Referring to FIG. 1, the center of gravity, as indicated by the legend "Center of Gravity", of the latching pawl 22 is behind its pivot 23 and thus creates a force couple tending to swing the latching pawl in a clockwise direction. The end portion 25 of the pawl arm 24 engages the surface of the intermediate section 36 of the ramp surface 32 of the control member body portion 31. In this position, the end portion 27 of the pawl arm 26 is in alignment with the detent 35 for ready engagement under predetermined deceleration of the vehicle.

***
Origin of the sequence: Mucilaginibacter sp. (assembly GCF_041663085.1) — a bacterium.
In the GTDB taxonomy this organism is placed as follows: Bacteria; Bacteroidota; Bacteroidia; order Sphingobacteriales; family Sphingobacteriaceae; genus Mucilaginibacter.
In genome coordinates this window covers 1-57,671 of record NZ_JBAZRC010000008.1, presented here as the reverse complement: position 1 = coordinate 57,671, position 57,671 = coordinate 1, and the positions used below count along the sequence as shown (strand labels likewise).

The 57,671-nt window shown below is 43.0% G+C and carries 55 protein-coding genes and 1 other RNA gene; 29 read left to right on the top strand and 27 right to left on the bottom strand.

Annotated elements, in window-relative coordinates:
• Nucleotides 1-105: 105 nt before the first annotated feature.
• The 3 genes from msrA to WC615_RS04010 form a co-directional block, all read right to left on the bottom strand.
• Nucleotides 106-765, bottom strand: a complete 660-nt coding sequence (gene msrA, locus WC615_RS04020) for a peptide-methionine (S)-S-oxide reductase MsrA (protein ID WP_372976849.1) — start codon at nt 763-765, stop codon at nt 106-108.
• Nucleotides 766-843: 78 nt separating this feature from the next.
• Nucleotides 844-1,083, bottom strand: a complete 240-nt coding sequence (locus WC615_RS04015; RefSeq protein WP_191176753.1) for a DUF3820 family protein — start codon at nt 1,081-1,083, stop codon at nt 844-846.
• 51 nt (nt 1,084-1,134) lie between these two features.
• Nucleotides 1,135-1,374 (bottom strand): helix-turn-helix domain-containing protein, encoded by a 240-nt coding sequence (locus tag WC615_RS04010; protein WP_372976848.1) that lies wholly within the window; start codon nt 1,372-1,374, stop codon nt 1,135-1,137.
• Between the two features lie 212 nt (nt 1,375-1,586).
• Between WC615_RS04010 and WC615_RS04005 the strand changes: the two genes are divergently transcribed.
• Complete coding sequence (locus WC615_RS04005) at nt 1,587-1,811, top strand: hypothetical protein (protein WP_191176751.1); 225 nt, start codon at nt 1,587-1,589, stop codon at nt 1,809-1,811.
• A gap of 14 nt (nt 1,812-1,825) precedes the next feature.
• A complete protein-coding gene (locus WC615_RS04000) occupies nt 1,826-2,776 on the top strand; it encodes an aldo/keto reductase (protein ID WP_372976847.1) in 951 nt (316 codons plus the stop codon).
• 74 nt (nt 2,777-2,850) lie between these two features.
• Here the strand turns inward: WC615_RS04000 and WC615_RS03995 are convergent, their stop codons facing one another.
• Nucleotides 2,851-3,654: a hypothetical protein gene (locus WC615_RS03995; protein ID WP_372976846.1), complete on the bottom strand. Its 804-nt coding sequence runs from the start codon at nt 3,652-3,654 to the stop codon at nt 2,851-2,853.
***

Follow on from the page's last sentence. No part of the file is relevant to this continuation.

When the backrest is rotated in a tilted direction over the horizontal seat structure 12, as by the application of moderate manual force when it is desired to provide easier ingress or egress to the rear passenger compartment, the ramp, in effect, drops away from the pawl arm end portion 25. Stated another way, the pawl pivot 23 is raised relative to the cam surface 32. The center of gravity of the latch pawl 22 causes the latter to rotate in a clockwise direction as the end portion 25 attempts to follow the cam surface 32. This rotation causes the end portion 27 of the pawl arm 26 to move upwardly above the detent 35 and, therefore, out of alignment with the latter as shown in FIG. 2. This movement of the pawl allows the backrest structure 13 to be tilted over the seat structure within the limits of movement permitted by the pin 42 moving within the slot 41. As this occurs, the center of gravity of the pawl 22 passes over the pawl pivot 23 causing the pawl to swing in counterclockwise direction and to assume the position shown in FIG. 3. Counterclockwise movement of the pawl is limited by the engagement of the end 25 of the pawl arm 24 with the stop 43.